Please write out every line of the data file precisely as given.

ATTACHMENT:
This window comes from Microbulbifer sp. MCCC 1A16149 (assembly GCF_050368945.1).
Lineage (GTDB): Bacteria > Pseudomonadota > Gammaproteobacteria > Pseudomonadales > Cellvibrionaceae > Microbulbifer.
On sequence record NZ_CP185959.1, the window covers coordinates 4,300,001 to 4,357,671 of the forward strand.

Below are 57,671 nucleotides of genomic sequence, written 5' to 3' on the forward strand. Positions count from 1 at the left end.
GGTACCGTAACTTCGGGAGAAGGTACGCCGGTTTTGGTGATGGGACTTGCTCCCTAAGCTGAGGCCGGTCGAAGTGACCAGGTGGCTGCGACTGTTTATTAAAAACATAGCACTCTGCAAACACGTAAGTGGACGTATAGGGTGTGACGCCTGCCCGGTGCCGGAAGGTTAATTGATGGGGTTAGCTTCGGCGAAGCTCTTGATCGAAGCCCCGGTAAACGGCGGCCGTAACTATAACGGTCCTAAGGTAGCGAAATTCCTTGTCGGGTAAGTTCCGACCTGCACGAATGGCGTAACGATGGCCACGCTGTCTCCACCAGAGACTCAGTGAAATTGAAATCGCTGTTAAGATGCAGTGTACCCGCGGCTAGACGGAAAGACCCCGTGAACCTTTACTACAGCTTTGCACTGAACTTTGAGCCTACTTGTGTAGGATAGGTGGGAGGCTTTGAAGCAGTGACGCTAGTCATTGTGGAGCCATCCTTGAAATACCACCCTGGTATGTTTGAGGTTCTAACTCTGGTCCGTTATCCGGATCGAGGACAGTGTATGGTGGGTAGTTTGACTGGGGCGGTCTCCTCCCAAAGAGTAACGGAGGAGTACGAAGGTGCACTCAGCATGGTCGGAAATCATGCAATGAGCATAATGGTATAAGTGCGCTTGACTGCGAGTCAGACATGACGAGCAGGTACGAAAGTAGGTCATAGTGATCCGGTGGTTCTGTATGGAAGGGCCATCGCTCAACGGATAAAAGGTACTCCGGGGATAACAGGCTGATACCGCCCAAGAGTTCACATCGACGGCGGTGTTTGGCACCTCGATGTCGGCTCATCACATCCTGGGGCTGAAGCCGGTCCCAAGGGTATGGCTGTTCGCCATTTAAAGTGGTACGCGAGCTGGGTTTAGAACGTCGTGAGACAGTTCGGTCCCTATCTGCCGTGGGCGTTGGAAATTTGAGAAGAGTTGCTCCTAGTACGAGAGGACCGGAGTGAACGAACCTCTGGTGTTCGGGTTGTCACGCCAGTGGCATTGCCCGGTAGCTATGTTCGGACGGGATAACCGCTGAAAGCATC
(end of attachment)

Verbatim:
This window comes from Microbulbifer sp. MCCC 1A16149 (assembly GCF_050368945.1).
Lineage (GTDB): Bacteria > Pseudomonadota > Gammaproteobacteria > Pseudomonadales > Cellvibrionaceae > Microbulbifer.
On sequence record NZ_CP185959.1, the window covers coordinates 4,300,001 to 4,357,671 of the forward strand.

Below are 57,671 nucleotides of genomic sequence, written 5' to 3' on the forward strand. Positions count from 1 at the left end.
GGTACCGTAACTTCGGGAGAAGGTACGCCGGTTTTGGTGATGGGACTTGCTCCCTAAGCTGAGGCCGGTCGAAGTGACCAGGTGGCTGCGACTGTTTATTAAAAACATAGCACTCTGCAAACACGTAAGTGGACGTATAGGGTGTGACGCCTGCCCGGTGCCGGAAGGTTAATTGATGGGGTTAGCTTCGGCGAAGCTCTTGATCGAAGCCCCGGTAAACGGCGGCCGTAACTATAACGGTCCTAAGGTAGCGAAATTCCTTGTCGGGTAAGTTCCGACCTGCACGAATGGCGTAACGATGGCCACGCTGTCTCCACCAGAGACTCAGTGAAATTGAAATCGCTGTTAAGATGCAGTGTACCCGCGGCTAGACGGAAAGACCCCGTGAACCTTTACTACAGCTTTGCACTGAACTTTGAGCCTACTTGTGTAGGATAGGTGGGAGGCTTTGAAGCAGTGACGCTAGTCATTGTGGAGCCATCCTTGAAATACCACCCTGGTATGTTTGAGGTTCTAACTCTGGTCCGTTATCCGGATCGAGGACAGTGTATGGTGGGTAGTTTGACTGGGGCGGTCTCCTCCCAAAGAGTAACGGAGGAGTACGAAGGTGCACTCAGCATGGTCGGAAATCATGCAATGAGCATAATGGTATAAGTGCGCTTGACTGCGAGTCAGACATGACGAGCAGGTACGAAAGTAGGTCATAGTGATCCGGTGGTTCTGTATGGAAGGGCCATCGCTCAACGGATAAAAGGTACTCCGGGGATAACAGGCTGATACCGCCCAAGAGTTCACATCGACGGCGGTGTTTGGCACCTCGATGTCGGCTCATCACATCCTGGGGCTGAAGCCGGTCCCAAGGGTATGGCTGTTCGCCATTTAAAGTGGTACGCGAGCTGGGTTTAGAACGTCGTGAGACAGTTCGGTCCCTATCTGCCGTGGGCGTTGGAAATTTGAGAAGAGTTGCTCCTAGTACGAGAGGACCGGAGTGAACGAACCTCTGGTGTTCGGGTTGTCACGCCAGTGGCATTGCCCGGTAGCTATGTTCGGACGGGATAACCGCTGAAAGCATC